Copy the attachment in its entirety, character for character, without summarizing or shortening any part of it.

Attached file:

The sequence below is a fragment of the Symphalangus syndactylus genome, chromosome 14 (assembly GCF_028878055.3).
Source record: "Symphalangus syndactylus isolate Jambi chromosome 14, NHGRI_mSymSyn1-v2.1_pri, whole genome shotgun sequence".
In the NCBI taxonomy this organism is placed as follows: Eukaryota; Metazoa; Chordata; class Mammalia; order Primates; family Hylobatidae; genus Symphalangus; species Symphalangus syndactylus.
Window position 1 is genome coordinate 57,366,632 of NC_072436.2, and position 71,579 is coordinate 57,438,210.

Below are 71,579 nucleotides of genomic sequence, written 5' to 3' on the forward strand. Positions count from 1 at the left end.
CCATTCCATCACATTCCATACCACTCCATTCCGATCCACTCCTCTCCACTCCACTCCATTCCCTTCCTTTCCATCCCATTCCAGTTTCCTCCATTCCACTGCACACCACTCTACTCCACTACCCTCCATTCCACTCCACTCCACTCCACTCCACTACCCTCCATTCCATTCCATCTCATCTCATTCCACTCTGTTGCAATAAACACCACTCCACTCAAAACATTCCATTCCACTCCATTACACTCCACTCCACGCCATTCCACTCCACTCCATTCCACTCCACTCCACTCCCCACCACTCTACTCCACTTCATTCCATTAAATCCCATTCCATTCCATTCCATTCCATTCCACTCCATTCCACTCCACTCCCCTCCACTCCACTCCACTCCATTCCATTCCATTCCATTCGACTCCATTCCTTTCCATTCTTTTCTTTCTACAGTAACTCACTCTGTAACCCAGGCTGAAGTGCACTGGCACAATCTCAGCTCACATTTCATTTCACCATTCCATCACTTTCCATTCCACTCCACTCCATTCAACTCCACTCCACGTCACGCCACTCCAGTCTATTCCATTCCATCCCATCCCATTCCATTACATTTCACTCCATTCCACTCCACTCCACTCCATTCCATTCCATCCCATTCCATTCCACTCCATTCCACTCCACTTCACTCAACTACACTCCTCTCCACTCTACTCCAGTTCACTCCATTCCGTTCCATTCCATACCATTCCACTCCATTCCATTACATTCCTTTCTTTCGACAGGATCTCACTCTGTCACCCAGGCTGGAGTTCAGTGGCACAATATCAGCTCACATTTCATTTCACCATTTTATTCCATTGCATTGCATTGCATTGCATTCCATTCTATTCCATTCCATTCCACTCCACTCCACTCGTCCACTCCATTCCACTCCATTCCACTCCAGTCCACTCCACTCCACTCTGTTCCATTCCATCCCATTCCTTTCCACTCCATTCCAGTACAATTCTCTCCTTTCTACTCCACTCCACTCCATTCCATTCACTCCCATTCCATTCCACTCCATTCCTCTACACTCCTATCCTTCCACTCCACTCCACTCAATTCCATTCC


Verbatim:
The sequence below is a fragment of the Symphalangus syndactylus genome, chromosome 14 (assembly GCF_028878055.3).
Source record: "Symphalangus syndactylus isolate Jambi chromosome 14, NHGRI_mSymSyn1-v2.1_pri, whole genome shotgun sequence".
In the NCBI taxonomy this organism is placed as follows: Eukaryota; Metazoa; Chordata; class Mammalia; order Primates; family Hylobatidae; genus Symphalangus; species Symphalangus syndactylus.
Window position 1 is genome coordinate 57,366,632 of NC_072436.2, and position 71,579 is coordinate 57,438,210.

Below are 71,579 nucleotides of genomic sequence, written 5' to 3' on the forward strand. Positions count from 1 at the left end.
CCATTCCATCACATTCCATACCACTCCATTCCGATCCACTCCTCTCCACTCCACTCCATTCCCTTCCTTTCCATCCCATTCCAGTTTCCTCCATTCCACTGCACACCACTCTACTCCACTACCCTCCATTCCACTCCACTCCACTCCACTCCACTACCCTCCATTCCATTCCATCTCATCTCATTCCACTCTGTTGCAATAAACACCACTCCACTCAAAACATTCCATTCCACTCCATTACACTCCACTCCACGCCATTCCACTCCACTCCATTCCACTCCACTCCACTCCCCACCACTCTACTCCACTTCATTCCATTAAATCCCATTCCATTCCATTCCATTCCATTCCACTCCATTCCACTCCACTCCCCTCCACTCCACTCCACTCCATTCCATTCCATTCCATTCGACTCCATTCCTTTCCATTCTTTTCTTTCTACAGTAACTCACTCTGTAACCCAGGCTGAAGTGCACTGGCACAATCTCAGCTCACATTTCATTTCACCATTCCATCACTTTCCATTCCACTCCACTCCATTCAACTCCACTCCACGTCACGCCACTCCAGTCTATTCCATTCCATCCCATCCCATTCCATTACATTTCACTCCATTCCACTCCACTCCACTCCATTCCATTCCATCCCATTCCATTCCACTCCATTCCACTCCACTTCACTCAACTACACTCCTCTCCACTCTACTCCAGTTCACTCCATTCCGTTCCATTCCATACCATTCCACTCCATTCCATTACATTCCTTTCTTTCGACAGGATCTCACTCTGTCACCCAGGCTGGAGTTCAGTGGCACAATATCAGCTCACATTTCATTTCACCATTTTATTCCATTGCATTGCATTGCATTGCATTCCATTCTATTCCATTCCATTCCACTCCACTCCACTCGTCCACTCCATTCCACTCCATTCCACTCCAGTCCACTCCACTCCACTCTGTTCCATTCCATCCCATTCCTTTCCACTCCATTCCAGTACAATTCTCTCCTTTCTACTCCACTCCACTCCATTCCATTCACTCCCATTCCATTCCACTCCATTCCTCTACACTCCTATCCTTCCACTCCACTCCACTCAATTCCATTCC